This chapter explores the radical potentials of mycelic practice. Mycelium is the root network of mushrooms, consisting of spores, which seeks nourishment in their surroundings, constantly spreading, showing ability to interpret its environmental circumstances and distributing nourishment to the spores needing it the most. Each spore develops individual and flexible characteristics, but always in contact with the communal mycelic body. The chapter unpacks the four phases of mycelic life and death: expansion, cannibalism, heksering formation and communication. Mycelic practice, as expansive and cannibalistic, invites us to surpass our individuality, reject the ego and any given dominant order of, say, Western civilisation, such as individual ownership or capitalist logics of growth. Death is part of life. Death sustains life. Just as closeness or intimacy involves awareness of absence understood as that which is not visibly present. Each of the phases in the life and death of mycelium points towards particular strategies and ways of working: politics, organising, methods, writing and citing. Each phase contributes to the critique disrupting the hegemonic political orders.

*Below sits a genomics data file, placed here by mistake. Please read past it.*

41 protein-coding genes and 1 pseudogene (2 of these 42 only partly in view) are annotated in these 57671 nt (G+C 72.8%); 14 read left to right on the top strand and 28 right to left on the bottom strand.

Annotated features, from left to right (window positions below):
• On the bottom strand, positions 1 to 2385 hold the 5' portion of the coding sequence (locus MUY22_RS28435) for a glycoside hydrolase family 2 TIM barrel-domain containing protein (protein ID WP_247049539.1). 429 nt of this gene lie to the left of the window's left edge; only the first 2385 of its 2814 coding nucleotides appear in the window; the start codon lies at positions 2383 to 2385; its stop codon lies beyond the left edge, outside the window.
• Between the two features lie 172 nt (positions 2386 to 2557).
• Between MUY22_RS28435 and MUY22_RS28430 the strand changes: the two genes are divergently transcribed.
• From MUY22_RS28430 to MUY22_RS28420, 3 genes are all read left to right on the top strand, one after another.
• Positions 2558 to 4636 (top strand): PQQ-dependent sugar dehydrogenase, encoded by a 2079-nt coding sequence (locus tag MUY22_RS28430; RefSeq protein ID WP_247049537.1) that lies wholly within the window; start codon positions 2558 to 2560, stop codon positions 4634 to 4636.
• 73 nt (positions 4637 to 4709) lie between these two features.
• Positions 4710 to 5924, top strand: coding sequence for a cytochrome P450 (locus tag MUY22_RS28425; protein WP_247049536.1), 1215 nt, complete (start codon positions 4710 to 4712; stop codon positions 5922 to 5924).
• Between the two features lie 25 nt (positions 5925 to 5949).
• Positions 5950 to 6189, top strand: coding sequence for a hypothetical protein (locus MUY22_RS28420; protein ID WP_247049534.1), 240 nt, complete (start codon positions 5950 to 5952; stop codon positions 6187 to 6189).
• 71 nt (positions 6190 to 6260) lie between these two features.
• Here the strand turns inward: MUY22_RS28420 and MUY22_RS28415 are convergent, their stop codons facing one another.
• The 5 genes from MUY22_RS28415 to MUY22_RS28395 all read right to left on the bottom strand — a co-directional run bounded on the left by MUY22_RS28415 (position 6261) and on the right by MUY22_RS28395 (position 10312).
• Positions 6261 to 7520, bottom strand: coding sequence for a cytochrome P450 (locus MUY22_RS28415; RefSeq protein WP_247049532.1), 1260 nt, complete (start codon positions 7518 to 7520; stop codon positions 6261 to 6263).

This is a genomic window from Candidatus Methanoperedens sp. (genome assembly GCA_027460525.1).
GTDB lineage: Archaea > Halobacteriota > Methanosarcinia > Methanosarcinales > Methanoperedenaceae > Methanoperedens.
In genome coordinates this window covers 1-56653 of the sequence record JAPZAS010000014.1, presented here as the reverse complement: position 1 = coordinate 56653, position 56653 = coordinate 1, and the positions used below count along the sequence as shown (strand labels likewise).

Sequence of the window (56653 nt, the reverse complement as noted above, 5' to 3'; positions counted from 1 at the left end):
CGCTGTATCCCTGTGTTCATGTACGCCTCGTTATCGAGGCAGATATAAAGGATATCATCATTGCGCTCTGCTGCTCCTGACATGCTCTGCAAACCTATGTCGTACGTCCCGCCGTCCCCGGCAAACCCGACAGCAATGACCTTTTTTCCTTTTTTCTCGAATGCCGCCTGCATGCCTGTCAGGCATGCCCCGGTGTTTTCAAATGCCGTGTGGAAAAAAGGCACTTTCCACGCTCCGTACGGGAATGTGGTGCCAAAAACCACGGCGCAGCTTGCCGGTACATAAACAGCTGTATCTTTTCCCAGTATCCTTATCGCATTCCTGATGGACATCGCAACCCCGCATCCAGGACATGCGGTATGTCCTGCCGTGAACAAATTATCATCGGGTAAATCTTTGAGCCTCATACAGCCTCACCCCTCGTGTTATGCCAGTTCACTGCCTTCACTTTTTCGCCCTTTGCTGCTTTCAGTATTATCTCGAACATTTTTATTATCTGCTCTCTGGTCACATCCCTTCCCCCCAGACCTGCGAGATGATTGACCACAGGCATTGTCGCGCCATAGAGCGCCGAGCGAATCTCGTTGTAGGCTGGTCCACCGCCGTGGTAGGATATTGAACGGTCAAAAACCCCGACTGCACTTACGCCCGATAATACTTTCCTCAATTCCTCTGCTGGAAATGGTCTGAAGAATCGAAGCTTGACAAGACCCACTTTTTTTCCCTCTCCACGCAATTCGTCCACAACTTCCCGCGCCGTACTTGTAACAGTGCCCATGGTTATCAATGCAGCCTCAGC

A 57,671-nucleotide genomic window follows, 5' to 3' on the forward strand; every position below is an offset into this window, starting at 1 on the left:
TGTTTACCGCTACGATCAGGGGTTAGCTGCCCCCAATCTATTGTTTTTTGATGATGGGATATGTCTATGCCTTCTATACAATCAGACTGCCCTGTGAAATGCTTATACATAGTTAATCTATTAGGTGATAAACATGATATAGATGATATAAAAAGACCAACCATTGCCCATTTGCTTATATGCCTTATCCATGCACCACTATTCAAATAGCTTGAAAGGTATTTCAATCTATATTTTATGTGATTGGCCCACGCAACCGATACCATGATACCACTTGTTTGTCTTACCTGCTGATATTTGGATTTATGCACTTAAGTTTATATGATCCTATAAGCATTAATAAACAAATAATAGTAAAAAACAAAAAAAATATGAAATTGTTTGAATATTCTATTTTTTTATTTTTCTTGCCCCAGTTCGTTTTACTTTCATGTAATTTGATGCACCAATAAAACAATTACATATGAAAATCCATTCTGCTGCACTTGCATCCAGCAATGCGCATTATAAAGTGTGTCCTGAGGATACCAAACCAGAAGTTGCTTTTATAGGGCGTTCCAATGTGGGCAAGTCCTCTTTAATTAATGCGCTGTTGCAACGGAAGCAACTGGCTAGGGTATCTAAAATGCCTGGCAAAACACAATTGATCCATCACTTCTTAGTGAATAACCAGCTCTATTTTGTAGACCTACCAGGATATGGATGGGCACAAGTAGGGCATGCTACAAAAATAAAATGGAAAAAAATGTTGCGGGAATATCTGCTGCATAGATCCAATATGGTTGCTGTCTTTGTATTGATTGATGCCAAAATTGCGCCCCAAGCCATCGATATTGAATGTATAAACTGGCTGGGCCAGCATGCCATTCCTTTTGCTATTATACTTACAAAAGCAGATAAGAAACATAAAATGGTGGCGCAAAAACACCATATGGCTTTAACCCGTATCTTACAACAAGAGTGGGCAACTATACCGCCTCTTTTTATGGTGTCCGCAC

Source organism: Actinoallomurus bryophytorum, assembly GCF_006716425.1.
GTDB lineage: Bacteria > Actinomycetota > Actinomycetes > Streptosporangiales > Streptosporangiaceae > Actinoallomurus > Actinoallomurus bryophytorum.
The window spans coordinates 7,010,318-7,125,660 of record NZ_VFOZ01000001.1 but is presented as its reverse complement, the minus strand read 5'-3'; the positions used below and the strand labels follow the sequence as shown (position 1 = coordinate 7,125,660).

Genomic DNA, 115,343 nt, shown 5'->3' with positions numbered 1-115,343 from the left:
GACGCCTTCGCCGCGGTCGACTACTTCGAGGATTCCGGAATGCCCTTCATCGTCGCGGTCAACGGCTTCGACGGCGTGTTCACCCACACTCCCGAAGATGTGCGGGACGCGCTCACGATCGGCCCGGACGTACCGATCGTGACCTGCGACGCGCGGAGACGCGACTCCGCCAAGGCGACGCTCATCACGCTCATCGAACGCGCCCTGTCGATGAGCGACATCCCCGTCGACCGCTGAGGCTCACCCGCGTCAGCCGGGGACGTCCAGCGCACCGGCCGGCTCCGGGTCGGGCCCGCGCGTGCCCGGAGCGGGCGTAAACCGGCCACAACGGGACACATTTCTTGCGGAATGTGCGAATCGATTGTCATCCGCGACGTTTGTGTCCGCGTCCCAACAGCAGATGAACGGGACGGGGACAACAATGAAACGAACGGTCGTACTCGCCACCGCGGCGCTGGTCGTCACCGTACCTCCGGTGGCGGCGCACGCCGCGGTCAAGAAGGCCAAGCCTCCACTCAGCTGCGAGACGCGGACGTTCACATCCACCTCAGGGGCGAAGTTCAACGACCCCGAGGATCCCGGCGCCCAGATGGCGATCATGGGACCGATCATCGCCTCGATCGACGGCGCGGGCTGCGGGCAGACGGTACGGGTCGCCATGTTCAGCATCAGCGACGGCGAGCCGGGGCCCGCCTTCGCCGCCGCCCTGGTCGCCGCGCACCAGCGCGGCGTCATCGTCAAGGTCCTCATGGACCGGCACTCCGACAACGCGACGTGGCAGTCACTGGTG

(2020), "The political poetics of Mycelium", Pullen, A., Helin, J. and Harding, N. (Ed.) Writing Differently (Dialogues in Critical Management Studies, Vol. 4), Emerald Publishing Limited, Bingley, pp. 159-183. https://doi.org/10.1108/S2046-607220200000004014
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